In an overview of the changes occurring in the Maldives, a cluster of islands to the southwest of India, reporter Meera Selva sketches how the repressive president, Maumoon Abdul Gayoom, is failing to respond to the either the democracy movement or the growing influence of Islamic fundamentalism. "The government is aware that the problems facing ordinary Maldivians may affect its tourism industry, but its response has been cynical rather than hopeful," Selva writes.
According to a recent survey conducted by two Michigan universities, 91.7 percent of Iraqis now oppose the presence of U.S. troops in their country — a nearly 20 percent increase since 2004. A big majority (76 percent) thinks the U.S. is in their country for the oil. The survey also found "a growing sense of powerlessness, pessimism about the future and insecurity.
Bill Berkowitz reports, " For years, U.S. neoconservatives have been ratcheting up the rhetoric -- mostly in small gatherings and on partisan web sites -- claiming that terrorist activities around the world constituted the initial stages of a new world war. But during the past week or so ...
Why won't Ralph Reed talk to reporters, even though he's running for public office? "He can’t afford to," writes Sean Flynn in a lengthy profile of the scandal-dogged former Christian Coalition organizer. "If he does, they’ll just start asking him all those uncomfortable questions that have nothing to do with being lieutenant governor.
Wall Street Journal editorial board member Bret Stephens writes that U.S. assistance to Pakistan following the devastating October 8 earthquake is "one of America's most significant hearts-and-minds successes so far in the Muslim world. ... The Chinook has become America's new emblem in Pakistan, a byword for salvation in an area where until recently the U.S.
In September 2005, long-time Bush confidante Karen Hughes started her new job as Under Secretary of State for Public Diplomacy and Public Affairs. Her first official week of work was admittedly ambitious -- a "listening tour" of Egypt, Saudi Arabia and Turkey.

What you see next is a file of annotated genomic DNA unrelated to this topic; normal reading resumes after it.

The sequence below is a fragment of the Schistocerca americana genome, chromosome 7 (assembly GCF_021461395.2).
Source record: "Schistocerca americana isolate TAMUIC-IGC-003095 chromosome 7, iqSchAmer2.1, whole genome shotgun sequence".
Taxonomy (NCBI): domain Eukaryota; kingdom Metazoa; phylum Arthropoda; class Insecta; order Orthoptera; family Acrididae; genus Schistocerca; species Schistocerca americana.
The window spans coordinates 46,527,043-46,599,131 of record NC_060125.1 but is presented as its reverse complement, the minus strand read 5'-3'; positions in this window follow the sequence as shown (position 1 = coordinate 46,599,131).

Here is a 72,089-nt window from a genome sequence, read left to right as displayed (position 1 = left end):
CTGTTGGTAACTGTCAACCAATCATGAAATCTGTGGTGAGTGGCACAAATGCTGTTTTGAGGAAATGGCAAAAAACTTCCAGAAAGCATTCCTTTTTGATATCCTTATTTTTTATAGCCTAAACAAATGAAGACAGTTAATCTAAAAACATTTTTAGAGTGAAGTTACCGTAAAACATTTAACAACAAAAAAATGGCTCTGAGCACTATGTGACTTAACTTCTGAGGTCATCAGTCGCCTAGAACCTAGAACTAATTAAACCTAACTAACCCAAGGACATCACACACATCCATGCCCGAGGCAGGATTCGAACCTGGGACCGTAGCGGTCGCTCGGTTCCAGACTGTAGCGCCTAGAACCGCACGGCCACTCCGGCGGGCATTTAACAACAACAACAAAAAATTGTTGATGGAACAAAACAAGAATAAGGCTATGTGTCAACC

Media Matters caught Sean Hannity on Tuesday blaming the "anti-war left" for protesting at the funeral of a soldier killed in Iraq. In reality, the protesters were members of the Westboro Baptist Church (WBC) in Topeka, Kansas, which claims that terrorism and other disasters are divine retribution against America for the "sin" of tolerating homosexuality.
There's never a quiet day at SourceWatch, our open-source encyclopedia of the people, organizations and issues shaping the public agenda. Some days, articles that have been patiently compiled by our volunteer writers over months, are suddenly in demand.
A case in point is the article on the founder of the Christian Coalition of America, Pat Robertson, who proposed in a broadcast on his 700 Club program that covert American agents should assassinate Venezuelan President Hugo Chavez. "We have the ability to take him out, and I think the time has come that we exercise that ability," Associated Press quoted Robertson stating. Over the last eighteen months a number of regular contributors have compiled a comprehensive listing of online news stories on Robertson spanning the last decade. Others have started profiles on the various organisations Robertson is involved in.
Meanwhile Cindy Sheehan's vigil outside George W. Bush's ranch has put a spotlight on the cost of the war in Iraq. In a column last week for O'Dwyer's PR Daily, Kevin McCauley, contrasted Sheehan's vigil in the Texas heat with Bush remaining "cocooned in Crawford, sticking to the script of appearing only before supporters and people in the Administration."
In the last week over eighty new articles have been started as well as numerous additions to existing pages.